The Huntsman (short story)

"The Huntsman" (Russian: Егерь, romanizedYeger) is an 1885 short story by Anton Chekhov.

"The Huntsman"
The Huntsman 1954 Kukryniksy illustration.jpg
1954 illustration by Kukryniksy
AuthorAnton Chekhov
Original title"Егерь"
TranslatorConstance Garnett
Published inPeterburgskaya Gazeta
Publication date1 August 1885


The story was first published on 1 August (o.s. 18 July) 1885 in Peterburgskaya Gazeta (Issue No. 194), signed A. Chekhonte (А. Чехонте). It featured in all the 14 editions of Chekhov's 1886 collection Motley Stories (Пёстрые рассказы), first published in Saint Petersburg in 1886, and was included by the author into Volume 3 of the original edition of the Collected Works by A.P. Chekhov, published by Adolf Marks in 1899–1901.[1]


"The Huntsman" made a strong impression upon Dmitry Grigorovich, who in a 25 March 1886 letter expressed his delight and urged Chekhov to leave the humorous genre behind and concentrate on more serious issues.[2] In his 28 March reply Chekhov admitted that up until then he'd never taken his literary exercises seriously. "I cannot recall one single story that would have taken me more than one day to write, and 'The Huntsman' that you've liked so much, had been written actually, in a bath!"[1]

Not only was Grigorovich infatuated with the story, he made sure it would in a way improve its author's career prospects. Alexander Lazarev-Gruzinsky[note 1] in his memoirs quoted Chekhov as once having told him: "Apparently, right after my 'Huntsman' had appeared in 'St Petersburg Gazette', Grigorovich visited Suvorin and said: 'Alexey Sergeyevich, please do invite Chekhov to Novoye Vremya. Just you read his 'Huntsman'. It would be a crime for you not to get this man!' Suvorin contacted Kurepin,[note 2] from whom I received an invitation by letter, to join Novoye Vremya!"[3]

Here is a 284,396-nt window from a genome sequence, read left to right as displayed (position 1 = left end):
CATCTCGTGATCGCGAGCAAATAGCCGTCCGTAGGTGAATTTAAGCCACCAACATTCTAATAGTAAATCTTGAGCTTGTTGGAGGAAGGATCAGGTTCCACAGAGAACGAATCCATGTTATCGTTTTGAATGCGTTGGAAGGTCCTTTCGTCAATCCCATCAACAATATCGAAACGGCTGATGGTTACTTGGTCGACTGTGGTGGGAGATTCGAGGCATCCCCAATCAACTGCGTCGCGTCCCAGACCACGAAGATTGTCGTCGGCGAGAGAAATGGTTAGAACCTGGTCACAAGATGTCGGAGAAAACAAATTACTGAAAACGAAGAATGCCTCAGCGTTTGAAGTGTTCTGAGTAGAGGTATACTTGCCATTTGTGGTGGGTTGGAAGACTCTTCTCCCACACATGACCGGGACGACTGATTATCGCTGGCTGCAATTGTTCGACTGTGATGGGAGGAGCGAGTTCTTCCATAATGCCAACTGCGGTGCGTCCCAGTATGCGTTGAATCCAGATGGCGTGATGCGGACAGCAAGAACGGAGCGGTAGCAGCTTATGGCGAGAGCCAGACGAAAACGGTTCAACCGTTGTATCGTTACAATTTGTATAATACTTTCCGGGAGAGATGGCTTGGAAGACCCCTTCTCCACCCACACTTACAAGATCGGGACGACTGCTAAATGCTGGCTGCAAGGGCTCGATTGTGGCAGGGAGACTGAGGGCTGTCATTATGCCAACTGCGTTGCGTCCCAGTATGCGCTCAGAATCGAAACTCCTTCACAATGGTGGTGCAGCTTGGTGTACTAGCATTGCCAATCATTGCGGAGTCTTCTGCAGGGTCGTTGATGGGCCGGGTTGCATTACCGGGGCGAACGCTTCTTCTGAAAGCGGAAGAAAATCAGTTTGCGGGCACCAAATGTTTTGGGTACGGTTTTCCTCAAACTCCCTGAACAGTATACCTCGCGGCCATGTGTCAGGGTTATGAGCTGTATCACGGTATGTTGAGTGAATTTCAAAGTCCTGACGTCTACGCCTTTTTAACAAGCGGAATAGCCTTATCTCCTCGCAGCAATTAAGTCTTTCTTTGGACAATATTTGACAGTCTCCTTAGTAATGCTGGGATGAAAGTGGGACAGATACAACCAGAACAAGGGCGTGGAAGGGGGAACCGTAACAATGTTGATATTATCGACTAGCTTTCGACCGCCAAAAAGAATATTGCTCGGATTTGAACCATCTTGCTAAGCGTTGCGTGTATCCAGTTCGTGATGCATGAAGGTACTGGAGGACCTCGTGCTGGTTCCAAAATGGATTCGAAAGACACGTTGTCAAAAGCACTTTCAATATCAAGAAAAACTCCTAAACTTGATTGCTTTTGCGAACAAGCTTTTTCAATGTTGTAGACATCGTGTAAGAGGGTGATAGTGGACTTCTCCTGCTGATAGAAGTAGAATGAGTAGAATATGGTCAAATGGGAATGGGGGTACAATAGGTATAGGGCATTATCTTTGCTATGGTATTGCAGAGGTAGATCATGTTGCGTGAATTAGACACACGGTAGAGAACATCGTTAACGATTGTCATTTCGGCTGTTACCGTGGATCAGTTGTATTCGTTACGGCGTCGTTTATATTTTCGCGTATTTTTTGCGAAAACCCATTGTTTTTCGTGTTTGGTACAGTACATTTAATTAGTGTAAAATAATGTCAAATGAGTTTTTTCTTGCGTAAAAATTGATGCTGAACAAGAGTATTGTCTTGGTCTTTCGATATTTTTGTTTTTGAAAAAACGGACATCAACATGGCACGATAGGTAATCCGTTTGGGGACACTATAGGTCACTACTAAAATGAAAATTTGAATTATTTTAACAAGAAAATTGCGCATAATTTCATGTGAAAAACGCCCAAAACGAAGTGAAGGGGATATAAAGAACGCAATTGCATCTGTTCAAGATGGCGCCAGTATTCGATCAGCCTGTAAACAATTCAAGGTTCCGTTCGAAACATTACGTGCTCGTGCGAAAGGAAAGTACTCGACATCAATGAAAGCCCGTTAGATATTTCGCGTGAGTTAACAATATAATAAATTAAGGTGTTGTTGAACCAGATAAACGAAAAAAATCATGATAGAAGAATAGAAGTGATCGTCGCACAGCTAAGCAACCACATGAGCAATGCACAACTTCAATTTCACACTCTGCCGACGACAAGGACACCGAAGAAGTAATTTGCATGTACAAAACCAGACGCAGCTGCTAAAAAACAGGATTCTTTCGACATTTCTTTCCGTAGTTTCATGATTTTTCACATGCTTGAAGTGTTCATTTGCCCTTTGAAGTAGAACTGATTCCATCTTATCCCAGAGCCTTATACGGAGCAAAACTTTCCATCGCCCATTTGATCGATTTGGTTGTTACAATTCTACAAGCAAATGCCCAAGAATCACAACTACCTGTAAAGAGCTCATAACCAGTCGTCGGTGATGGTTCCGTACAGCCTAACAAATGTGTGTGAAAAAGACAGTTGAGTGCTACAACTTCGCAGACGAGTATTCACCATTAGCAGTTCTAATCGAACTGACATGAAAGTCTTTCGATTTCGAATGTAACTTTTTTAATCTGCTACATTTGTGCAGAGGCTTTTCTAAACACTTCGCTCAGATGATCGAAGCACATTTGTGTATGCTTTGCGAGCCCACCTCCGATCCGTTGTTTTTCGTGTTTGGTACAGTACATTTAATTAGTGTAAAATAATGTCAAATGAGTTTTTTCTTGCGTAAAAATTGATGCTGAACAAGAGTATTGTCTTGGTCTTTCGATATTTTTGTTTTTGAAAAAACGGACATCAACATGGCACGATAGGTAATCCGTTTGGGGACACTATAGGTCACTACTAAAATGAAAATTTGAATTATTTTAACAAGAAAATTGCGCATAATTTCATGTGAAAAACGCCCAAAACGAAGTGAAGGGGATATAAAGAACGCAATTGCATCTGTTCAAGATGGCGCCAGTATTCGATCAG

Plot summaryEdit

Yegor the huntsman, walking down a country road accidentally meets his estranged wife Pelageya whom he's been married for twelve years but visited just several times, and even then, drunk and violent. She weeps and, fawning before him, implores him to visit her more often. He tries to explain why he, the best sportsman around, 'a pampered man', enjoying good tea and 'refined conversation', could not bear to live in a village.


  1. ^ Alexander Semyonovich Lazarev (1861-1927), who used the pen name Gruzinsky (The Georgian), was Chekhov's friend and protégé who in 1880s contributed stories and verses to Oskolki, Budilnik, Razvlecheniye and Strekoza. Chekhov edited his stories, advised him on style, but the two books of stories authored by Gruzinsky (in 1891 and 1911) were mediocre and had no success. He is best remembered for his assorted memoirs on Chekhov in which he remembered with great warmth and gratitude his young mentor who’d put so much effort into a literary talent that failed to develop. – [1]
  2. ^ Alexander Dmitriyevich Kurepin, 1847-1891, was a Moscow journalist, the editor of Budilnik in the early 1880s, who later joined Suvorin's Novoye Vremya. - [2]


  1. ^ a b Shub, E. M. Commentaries to Егерь. The Works by A.P. Chekhov in 12 volumes. Khudozhestvennaya Literatura. Moscow, 1960. Vol. 3, p. 507
  2. ^ Slovo (Слово) anthology, Vol. 2, 1914, p. 199
  3. ^ Russkaya Pravda, 1904, No. 99

External linksEdit